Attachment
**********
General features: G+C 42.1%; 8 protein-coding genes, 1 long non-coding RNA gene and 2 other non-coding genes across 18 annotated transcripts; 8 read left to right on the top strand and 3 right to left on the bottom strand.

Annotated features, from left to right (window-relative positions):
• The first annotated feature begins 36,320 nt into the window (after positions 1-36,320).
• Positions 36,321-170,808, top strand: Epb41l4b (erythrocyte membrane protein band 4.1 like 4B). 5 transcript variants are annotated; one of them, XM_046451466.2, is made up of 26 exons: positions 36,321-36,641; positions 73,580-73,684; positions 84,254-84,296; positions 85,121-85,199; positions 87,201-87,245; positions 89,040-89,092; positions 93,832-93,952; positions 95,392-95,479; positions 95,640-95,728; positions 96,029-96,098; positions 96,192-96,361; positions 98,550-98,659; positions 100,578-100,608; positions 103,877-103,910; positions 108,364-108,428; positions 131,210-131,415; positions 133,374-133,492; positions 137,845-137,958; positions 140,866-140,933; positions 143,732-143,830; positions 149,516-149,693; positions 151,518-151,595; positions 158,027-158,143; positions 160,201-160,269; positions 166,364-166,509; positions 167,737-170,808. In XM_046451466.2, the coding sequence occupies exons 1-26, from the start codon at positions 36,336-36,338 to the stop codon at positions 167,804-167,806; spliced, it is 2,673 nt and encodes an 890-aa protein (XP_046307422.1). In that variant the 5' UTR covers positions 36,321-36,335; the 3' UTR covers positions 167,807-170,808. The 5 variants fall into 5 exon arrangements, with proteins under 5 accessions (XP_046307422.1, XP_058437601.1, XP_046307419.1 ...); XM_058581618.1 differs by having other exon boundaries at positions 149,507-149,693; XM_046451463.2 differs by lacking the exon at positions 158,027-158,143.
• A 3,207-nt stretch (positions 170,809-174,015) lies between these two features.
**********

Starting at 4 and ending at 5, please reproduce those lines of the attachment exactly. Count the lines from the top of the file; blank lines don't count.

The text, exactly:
• Positions 36,321-170,808, top strand: Epb41l4b (erythrocyte membrane protein band 4.1 like 4B). 5 transcript variants are annotated; one of them, XM_046451466.2, is made up of 26 exons: positions 36,321-36,641; positions 73,580-73,684; positions 84,254-84,296; positions 85,121-85,199; positions 87,201-87,245; positions 89,040-89,092; positions 93,832-93,952; positions 95,392-95,479; positions 95,640-95,728; positions 96,029-96,098; positions 96,192-96,361; positions 98,550-98,659; positions 100,578-100,608; positions 103,877-103,910; positions 108,364-108,428; positions 131,210-131,415; positions 133,374-133,492; positions 137,845-137,958; positions 140,866-140,933; positions 143,732-143,830; positions 149,516-149,693; positions 151,518-151,595; positions 158,027-158,143; positions 160,201-160,269; positions 166,364-166,509; positions 167,737-170,808. In XM_046451466.2, the coding sequence occupies exons 1-26, from the start codon at positions 36,336-36,338 to the stop codon at positions 167,804-167,806; spliced, it is 2,673 nt and encodes an 890-aa protein (XP_046307422.1). In that variant the 5' UTR covers positions 36,321-36,335; the 3' UTR covers positions 167,807-170,808. The 5 variants fall into 5 exon arrangements, with proteins under 5 accessions (XP_046307422.1, XP_058437601.1, XP_046307419.1 ...); XM_058581618.1 differs by having other exon boundaries at positions 149,507-149,693; XM_046451463.2 differs by lacking the exon at positions 158,027-158,143.
• A 3,207-nt stretch (positions 170,809-174,015) lies between these two features.